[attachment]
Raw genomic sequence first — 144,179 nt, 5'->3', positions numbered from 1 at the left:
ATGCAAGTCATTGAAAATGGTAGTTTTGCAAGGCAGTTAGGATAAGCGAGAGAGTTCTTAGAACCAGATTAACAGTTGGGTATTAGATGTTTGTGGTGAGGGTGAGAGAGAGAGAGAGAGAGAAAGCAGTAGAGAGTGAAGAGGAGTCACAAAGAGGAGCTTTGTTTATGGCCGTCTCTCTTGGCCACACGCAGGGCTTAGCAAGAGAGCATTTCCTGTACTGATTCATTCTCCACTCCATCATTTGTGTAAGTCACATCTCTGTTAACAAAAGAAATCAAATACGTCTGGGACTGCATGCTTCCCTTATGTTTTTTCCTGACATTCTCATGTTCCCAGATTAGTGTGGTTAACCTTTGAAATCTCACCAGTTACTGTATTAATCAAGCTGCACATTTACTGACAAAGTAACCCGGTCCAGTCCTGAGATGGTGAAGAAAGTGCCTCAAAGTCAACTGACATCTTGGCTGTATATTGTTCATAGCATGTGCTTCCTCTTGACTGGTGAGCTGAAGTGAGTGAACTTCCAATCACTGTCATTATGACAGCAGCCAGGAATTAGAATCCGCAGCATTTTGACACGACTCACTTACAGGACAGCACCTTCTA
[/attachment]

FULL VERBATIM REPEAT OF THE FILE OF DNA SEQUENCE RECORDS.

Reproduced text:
Raw genomic sequence first — 144,179 nt, 5'->3', positions numbered from 1 at the left:
ATGCAAGTCATTGAAAATGGTAGTTTTGCAAGGCAGTTAGGATAAGCGAGAGAGTTCTTAGAACCAGATTAACAGTTGGGTATTAGATGTTTGTGGTGAGGGTGAGAGAGAGAGAGAGAGAGAAAGCAGTAGAGAGTGAAGAGGAGTCACAAAGAGGAGCTTTGTTTATGGCCGTCTCTCTTGGCCACACGCAGGGCTTAGCAAGAGAGCATTTCCTGTACTGATTCATTCTCCACTCCATCATTTGTGTAAGTCACATCTCTGTTAACAAAAGAAATCAAATACGTCTGGGACTGCATGCTTCCCTTATGTTTTTTCCTGACATTCTCATGTTCCCAGATTAGTGTGGTTAACCTTTGAAATCTCACCAGTTACTGTATTAATCAAGCTGCACATTTACTGACAAAGTAACCCGGTCCAGTCCTGAGATGGTGAAGAAAGTGCCTCAAAGTCAACTGACATCTTGGCTGTATATTGTTCATAGCATGTGCTTCCTCTTGACTGGTGAGCTGAAGTGAGTGAACTTCCAATCACTGTCATTATGACAGCAGCCAGGAATTAGAATCCGCAGCATTTTGACACGACTCACTTACAGGACAGCACCTTCTA